By Rick Windham Outside Columnist
If you’re in tune with the outdoors in Nebraska, especially if you’re an archer and/or read my columns, you know that Dick Turpin died Feb. 2 at age 84. In the field of archery, Turpin knew and hunted with Dick Mauck and Fred Ours. You can’t do much better than that.
He was a one-of-a-kind outdoorsman – that’s an understatement, but I can’t find the words to describe him better. He was a game warden, now called a conservation officer, for most of his professional career. For the past 10 years, he served as Nebraska State Director of Conservation at Lincoln.
He loved everything about the outdoors and did everything to hunt with his bow. Turpin liked to hunt turkeys with his bow, a recurve bow, and blunt-tipped arrows. As he once told me, “You’re trying to shoot in the head. With a blunt, you either have an instant kill or a miss and the turkey isn’t hurt at all.
I first met Turpin about 30 years ago. It was early in my writing career and a number of outdoor enthusiasts told me I had to meet this guy. The Nebraska Bowhunters Association was planning a jamboree in the Bessey-Davis National Forest near Halsey in the near future, so I decided to come up and try to meet it.
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I got there around dusk and realized I didn’t really have a good idea where Turpin would be camped. I thought about it for a moment and based on what I heard about the man, I drove to the highest point I could find and turned off my vehicle. I stayed outside and listened. It didn’t take long to hear a camp that had a lot of laughs coming from it. I drove to this camp, walked in and introduced myself. Turpin was at the center of the camp and we were friends from then on. Turpin was truly one of those individuals who never met a person who was not a friend.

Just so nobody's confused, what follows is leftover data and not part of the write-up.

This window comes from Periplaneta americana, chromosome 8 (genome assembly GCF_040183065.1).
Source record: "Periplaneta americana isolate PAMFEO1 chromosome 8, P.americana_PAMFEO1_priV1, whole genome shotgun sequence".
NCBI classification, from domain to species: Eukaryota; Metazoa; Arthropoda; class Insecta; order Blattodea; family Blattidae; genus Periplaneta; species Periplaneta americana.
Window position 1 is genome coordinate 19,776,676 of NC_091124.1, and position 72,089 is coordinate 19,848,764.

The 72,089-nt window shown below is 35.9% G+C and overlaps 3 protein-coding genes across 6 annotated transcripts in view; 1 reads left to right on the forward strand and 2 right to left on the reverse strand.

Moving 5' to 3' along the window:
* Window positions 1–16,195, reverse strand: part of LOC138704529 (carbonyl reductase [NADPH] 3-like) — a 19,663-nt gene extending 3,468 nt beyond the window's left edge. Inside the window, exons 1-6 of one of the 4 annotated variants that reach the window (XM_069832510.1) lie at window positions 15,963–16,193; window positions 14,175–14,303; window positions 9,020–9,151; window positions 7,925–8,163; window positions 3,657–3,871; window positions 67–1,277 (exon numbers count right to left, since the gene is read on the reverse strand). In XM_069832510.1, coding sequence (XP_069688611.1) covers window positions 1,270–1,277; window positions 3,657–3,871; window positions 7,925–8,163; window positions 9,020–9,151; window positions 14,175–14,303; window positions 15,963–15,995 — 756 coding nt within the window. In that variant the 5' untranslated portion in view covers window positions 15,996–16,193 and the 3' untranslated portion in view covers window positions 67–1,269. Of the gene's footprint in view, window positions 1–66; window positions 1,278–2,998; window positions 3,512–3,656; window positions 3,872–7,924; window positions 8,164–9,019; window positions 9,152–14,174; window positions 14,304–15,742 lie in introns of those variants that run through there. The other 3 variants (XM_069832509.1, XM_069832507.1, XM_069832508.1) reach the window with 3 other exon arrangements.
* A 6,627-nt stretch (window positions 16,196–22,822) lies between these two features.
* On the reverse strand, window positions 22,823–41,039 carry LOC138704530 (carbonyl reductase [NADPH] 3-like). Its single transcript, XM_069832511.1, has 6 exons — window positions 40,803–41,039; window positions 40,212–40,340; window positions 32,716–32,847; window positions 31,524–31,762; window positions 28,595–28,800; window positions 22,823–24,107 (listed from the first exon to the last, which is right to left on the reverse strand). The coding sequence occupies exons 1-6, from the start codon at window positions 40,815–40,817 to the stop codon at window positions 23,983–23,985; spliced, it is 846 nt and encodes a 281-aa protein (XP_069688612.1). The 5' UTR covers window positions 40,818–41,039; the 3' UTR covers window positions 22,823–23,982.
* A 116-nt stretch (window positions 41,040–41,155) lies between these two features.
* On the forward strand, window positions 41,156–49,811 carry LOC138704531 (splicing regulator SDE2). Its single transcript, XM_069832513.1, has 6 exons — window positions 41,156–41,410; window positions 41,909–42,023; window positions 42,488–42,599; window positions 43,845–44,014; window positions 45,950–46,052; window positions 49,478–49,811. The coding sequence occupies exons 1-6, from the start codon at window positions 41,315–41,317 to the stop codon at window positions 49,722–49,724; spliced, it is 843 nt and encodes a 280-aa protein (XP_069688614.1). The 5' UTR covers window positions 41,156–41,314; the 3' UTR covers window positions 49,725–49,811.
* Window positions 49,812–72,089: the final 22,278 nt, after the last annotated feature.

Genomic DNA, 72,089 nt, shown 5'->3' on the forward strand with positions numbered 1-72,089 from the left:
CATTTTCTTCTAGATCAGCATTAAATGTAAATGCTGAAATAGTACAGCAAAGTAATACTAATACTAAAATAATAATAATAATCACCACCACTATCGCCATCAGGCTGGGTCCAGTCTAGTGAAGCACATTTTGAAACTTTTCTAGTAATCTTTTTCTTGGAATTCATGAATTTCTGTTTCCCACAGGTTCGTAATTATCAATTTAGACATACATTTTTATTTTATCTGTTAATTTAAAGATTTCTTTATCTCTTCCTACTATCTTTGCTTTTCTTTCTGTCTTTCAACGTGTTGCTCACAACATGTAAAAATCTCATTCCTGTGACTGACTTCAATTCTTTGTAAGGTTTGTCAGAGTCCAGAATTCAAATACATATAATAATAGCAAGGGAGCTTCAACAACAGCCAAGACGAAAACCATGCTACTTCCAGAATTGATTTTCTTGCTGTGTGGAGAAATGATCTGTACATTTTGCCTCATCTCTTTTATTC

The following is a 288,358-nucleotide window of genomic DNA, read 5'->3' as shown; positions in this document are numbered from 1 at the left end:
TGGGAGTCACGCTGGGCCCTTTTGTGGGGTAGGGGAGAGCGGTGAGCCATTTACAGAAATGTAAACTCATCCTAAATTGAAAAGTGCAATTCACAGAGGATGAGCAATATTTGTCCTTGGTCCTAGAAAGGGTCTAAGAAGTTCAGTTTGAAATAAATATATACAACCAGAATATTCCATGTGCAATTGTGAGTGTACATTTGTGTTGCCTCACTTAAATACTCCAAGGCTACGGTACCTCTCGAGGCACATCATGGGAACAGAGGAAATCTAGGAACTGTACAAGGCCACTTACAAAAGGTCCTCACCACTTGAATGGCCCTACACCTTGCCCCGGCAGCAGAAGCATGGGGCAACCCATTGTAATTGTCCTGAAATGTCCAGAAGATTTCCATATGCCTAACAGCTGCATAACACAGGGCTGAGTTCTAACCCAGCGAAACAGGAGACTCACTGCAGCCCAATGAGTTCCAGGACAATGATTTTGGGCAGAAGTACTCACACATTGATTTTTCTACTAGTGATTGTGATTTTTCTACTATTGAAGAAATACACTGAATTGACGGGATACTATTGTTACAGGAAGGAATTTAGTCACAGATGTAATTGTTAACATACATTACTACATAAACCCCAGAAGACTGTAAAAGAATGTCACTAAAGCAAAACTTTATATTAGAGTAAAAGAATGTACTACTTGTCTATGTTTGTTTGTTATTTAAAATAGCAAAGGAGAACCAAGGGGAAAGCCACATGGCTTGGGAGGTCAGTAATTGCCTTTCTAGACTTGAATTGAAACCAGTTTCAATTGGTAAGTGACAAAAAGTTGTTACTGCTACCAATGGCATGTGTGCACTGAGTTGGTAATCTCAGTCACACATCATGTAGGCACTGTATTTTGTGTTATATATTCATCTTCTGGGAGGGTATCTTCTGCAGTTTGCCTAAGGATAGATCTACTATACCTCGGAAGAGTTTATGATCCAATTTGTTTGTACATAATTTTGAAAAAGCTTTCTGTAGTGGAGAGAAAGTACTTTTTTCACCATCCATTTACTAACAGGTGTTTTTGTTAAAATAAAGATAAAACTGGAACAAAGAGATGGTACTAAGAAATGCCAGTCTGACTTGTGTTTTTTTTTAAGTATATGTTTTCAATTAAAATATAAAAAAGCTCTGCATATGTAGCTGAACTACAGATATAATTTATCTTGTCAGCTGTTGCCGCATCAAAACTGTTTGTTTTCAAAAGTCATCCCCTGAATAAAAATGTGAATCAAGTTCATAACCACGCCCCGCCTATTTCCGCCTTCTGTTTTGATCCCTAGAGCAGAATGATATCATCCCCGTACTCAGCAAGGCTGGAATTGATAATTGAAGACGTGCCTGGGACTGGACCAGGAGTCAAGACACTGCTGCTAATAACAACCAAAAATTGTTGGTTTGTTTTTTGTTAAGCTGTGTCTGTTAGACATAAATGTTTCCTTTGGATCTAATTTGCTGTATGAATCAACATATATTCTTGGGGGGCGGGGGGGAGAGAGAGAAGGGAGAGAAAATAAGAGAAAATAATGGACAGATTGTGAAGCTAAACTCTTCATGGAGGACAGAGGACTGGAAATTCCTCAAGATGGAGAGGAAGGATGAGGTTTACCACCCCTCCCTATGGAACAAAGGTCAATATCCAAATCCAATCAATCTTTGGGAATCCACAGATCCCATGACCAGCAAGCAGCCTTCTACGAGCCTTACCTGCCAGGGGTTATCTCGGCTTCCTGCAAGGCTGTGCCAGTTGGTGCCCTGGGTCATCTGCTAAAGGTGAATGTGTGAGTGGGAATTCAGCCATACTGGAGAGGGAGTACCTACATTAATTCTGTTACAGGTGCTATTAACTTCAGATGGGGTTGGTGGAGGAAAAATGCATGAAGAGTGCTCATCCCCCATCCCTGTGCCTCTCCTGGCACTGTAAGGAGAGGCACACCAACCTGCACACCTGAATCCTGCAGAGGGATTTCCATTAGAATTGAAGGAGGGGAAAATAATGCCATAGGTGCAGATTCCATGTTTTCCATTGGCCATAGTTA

Over the years I learned that Turpin had a wealth of outdoor knowledge that he was very willing to pass on. Many people remember him from the television shorts he made with the Nebraska Game and Parks Commission. The segment was called “Turpin Time” and people loved it. It was a combination of Will Rogers’ local spirit, sound wildlife biology, and classic Turpin humor.
If you were around Turpin for a while, you knew he grew up in poverty – in squalor. His hunting and fishing were not sporting, it was pure subsistence hunting. He also learned to earn what he needed because there was no extra money at home. In my way of thinking he was one of the biggest and best curmudgeons I’ve ever met – and I was amazed at what he could do or do and enjoyed that attribute about him . I envied him.
Over the years I’ve heard countless stories from him about how he made something out of scraps or leftovers he picked up somewhere. I have heard a number of stories from other conservation officers who have told me that you never threw your arm over the side of the bed of Turpin’s van and looked inside. Very often it was the carcass of a dead creature that Turpin had picked up on the road because he needed the skin, hair, or antlers for a project he was working on. I used my collective knowledge of this man to create an introduction for him at various gatherings.